Depends on what you mean. If you mean can you adjust to going to failure all the time (which seems to be implied by what you said) then no, you can’t adjust to it. Your nervous system won’t let you.
If you want to adjust to a higher level of intensity, the way to go is to lift frequently, heavy but NEVER to failure. For example, do triples with your 5-rep max. Olympic lifters and many powerlifters train this way. This method is designed to train your nervous system as much as grow your muscles.
If you don’t have a caloric surplus, all it can do is train your nervous system - useful for lifters who want to stay in a weight class.
Of course, intensity can mean a variety of things. For the HIT Jedis, it is all about going to failure. The truest definition of intensity is probably the % of your 1RM - but then again, as Dan John pointed out in his latest article, a 1RM can mean a number of different things. O-lifters would normally take this to mean the % of the max you were capable of on the day.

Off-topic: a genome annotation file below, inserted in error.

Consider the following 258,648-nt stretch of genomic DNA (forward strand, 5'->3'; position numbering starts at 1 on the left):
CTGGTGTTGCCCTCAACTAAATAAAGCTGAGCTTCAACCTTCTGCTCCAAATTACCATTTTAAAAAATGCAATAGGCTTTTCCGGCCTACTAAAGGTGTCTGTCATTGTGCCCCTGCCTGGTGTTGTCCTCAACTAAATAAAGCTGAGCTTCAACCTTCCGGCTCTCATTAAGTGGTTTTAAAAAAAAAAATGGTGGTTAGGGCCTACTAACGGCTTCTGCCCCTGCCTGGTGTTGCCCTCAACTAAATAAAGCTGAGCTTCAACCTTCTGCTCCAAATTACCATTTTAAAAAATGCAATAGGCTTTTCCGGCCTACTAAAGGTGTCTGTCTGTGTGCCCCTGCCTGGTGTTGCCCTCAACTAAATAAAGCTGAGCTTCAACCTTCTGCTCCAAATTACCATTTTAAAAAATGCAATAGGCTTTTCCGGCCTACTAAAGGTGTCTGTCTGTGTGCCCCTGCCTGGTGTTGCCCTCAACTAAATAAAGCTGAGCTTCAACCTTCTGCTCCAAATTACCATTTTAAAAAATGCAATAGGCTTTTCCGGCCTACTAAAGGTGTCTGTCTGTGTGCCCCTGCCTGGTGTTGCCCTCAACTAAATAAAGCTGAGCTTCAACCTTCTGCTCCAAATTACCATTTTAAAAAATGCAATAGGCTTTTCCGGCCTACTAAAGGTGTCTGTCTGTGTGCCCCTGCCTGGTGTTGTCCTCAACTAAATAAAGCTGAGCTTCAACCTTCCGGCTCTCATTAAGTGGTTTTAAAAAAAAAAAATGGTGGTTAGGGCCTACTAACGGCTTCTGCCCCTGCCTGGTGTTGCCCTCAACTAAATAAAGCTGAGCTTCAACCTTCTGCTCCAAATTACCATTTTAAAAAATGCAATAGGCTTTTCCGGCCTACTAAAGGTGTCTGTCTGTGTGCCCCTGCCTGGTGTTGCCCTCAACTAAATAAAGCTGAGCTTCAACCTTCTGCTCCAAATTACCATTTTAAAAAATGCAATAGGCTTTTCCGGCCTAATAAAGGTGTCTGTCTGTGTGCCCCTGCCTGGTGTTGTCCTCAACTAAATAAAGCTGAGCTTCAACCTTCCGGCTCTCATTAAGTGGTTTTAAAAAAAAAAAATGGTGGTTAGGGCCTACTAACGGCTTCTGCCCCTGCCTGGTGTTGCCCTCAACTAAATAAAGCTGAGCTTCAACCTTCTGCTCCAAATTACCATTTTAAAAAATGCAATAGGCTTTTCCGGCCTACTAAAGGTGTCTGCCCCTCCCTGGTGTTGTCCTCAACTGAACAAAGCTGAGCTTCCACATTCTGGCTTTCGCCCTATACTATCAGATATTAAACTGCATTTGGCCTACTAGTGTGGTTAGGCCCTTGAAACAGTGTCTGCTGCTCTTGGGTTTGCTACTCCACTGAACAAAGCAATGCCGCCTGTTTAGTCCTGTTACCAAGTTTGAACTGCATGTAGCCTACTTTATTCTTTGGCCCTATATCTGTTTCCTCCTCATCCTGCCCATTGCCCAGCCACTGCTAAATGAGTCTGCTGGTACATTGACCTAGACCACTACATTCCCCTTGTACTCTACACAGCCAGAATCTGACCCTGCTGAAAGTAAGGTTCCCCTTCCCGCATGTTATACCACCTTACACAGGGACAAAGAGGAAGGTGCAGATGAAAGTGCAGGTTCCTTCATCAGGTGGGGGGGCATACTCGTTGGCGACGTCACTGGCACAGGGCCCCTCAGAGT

Another method to train the nervous system, used by many powerlifters, is speed work. This uses weights only around 50% 1RM, moved as fast as possible, in low rep sets (doubles or triples). The reasoning behind this is that weights around this level generate the maximum force (remember F=mA from high school physics).
The high acceleration more than compensates for the lower mass. by generating the maximum force, this maximises muscle fiber recruitment.